Do it yourself super
Some people want the control that comes with managing their own super, but taking control means being responsible for managing your retirement funds which will involve significant time and effort.
SMSFs can be suitable for people with a lot of super and skilled in financial and legal matters. You need to understand your legal responsibilities and the investments you make because, at the end of the day you are the one responsible.
How Self-Managed Super Funds work
SMSFs are a legal tax structure with the sole purpose of providing for your retirement.
An SMSF can have one to four members. Each member is a trustee (or director if there is a corporate trustee).
When you run your own SMSF you must:
- Carry out the role of trustee or director, which imposes important legal duties on you
- Set and follow an investment strategy.
- Keep comprehensive records and arrange an annual audit by an approved SMSF auditor.
- If you’re running an SMSF you will typically need:
- A larger amount of money in the fund to make set up viable
- Allow for ongoing expenses such as professional accounting, tax, audit, legal and financial advice
- Enough time to research investments and manage the fund
- The financial experience and skills to make sound investment decisions
- To organise life insurance, including income protection and total and permanent disability cover.
Before setting up an SMSF, ask yourself these questions:
- Have you considered other super options?
Many professionally managed super funds have DIY investment options which let you choose which assets you’d like your super invested in such as shares, exchange traded funds and term deposits. This gives you some control over your specific investments without the legal and administrative requirements of running an SMSF.
- Will your self-managed fund outperform your current fund?
Super funds use highly skilled professional managers to invest your super money. Can you do better than the professionals? Consider whether the investments you choose will perform as well as your professionally managed super fund. Are you confident you can accurately measure returns?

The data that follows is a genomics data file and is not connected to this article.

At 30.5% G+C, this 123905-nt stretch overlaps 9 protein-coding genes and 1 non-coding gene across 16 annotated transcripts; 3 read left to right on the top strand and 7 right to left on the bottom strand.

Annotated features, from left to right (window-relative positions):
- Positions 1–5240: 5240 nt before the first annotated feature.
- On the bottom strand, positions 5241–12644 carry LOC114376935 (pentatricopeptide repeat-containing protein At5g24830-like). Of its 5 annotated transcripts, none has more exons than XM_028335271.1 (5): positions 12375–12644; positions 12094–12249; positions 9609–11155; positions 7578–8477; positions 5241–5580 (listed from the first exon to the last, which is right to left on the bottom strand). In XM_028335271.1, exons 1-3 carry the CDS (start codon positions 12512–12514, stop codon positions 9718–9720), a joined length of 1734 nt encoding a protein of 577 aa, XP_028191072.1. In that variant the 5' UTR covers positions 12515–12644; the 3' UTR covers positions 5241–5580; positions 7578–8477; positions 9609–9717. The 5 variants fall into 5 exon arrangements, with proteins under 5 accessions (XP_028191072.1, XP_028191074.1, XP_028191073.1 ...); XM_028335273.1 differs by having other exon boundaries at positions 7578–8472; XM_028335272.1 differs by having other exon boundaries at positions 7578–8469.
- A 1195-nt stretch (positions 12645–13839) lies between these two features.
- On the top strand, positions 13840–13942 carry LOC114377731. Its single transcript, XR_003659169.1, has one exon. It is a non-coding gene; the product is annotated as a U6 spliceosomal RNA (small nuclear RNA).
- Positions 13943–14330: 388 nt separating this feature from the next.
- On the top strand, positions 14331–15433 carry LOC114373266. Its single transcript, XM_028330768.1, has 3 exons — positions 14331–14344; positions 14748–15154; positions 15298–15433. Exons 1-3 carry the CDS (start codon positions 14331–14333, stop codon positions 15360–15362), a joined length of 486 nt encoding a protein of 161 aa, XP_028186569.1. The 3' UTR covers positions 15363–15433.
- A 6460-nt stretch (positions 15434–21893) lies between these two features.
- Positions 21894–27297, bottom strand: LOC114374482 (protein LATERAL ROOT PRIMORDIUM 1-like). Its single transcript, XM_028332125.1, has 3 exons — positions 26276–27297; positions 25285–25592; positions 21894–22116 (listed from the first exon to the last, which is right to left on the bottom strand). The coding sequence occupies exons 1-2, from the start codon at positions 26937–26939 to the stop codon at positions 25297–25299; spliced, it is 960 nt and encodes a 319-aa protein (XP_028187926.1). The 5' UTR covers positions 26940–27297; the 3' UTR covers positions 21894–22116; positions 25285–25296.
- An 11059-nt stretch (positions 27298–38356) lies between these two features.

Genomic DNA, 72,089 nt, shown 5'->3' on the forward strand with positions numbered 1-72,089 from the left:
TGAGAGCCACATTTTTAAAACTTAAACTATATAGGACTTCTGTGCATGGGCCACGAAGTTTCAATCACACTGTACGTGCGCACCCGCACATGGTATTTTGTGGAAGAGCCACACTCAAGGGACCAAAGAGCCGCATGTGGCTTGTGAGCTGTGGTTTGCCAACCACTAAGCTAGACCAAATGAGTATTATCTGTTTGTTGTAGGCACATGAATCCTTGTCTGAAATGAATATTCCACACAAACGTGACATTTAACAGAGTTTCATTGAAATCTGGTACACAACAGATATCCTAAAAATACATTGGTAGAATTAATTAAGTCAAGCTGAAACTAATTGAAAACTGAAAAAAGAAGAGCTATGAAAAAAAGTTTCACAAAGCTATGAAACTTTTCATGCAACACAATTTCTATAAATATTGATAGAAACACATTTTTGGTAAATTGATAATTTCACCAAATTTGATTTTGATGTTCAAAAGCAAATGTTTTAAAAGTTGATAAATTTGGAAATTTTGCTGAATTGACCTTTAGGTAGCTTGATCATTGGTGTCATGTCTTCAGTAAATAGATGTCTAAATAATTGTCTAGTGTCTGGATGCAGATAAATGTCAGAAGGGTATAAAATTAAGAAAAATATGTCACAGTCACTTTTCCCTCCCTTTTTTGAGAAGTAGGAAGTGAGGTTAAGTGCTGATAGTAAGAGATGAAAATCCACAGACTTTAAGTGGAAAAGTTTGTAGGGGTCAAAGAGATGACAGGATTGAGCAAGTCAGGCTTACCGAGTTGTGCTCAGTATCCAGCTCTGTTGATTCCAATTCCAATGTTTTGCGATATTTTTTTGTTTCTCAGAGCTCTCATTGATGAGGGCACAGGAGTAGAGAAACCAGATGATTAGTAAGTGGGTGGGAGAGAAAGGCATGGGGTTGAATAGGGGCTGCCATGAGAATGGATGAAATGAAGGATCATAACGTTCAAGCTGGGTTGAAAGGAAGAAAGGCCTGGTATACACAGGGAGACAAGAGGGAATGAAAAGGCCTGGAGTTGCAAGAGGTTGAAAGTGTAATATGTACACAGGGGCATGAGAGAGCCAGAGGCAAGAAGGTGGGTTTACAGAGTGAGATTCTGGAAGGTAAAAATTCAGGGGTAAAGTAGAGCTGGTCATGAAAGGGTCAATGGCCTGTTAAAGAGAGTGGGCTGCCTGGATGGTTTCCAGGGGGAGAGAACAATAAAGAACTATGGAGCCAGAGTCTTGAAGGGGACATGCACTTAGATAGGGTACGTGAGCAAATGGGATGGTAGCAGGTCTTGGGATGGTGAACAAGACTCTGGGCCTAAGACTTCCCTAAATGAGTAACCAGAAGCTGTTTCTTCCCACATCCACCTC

- Have you considered the costs?
Like all super funds, your SMSF will have costs associated with running the fund. These include the cost of investing, accounting and auditing for your SMSF, which may be much higher than what you are currently paying. These costs cut into your retirement savings.
- Will you lose valued benefits?
Super funds usually offer discounted life and disability insurance. If you set up an SMSF you will have to purchase your insurance separately. Make sure you look into your insurance options before closing your current super account as age and health issues can limit your ability to buy a new policy and increase your premiums.
- Do you know enough?
Are you aware of all your legal responsibilities? Do you understand the different investment markets? Can you construct and manage a diversified portfolio of investments? Do you know the tax implications?
- What if your relationship with others in the fund changes?
If there is more than one member in your SMSF, have you written a plan outlining what will happen in the event of ill health, death, relationship breakdown, or waning interest?
In addition to the usual investments such as shares, term deposits and managed funds, SMSF’s can facilitate invest in direct property. You can also hold alternative assets such as antiques and artwork in an SMSF. Many SMSF’s hold collectibles such as artwork, jewellery, antiques, coins, stamps, vintage cars and wine. There are very strict rules on holding these assets in your SMSF such as that artwork cannot be displayed in your home or business, drive a vintage car, wear jewellery or drink the wine.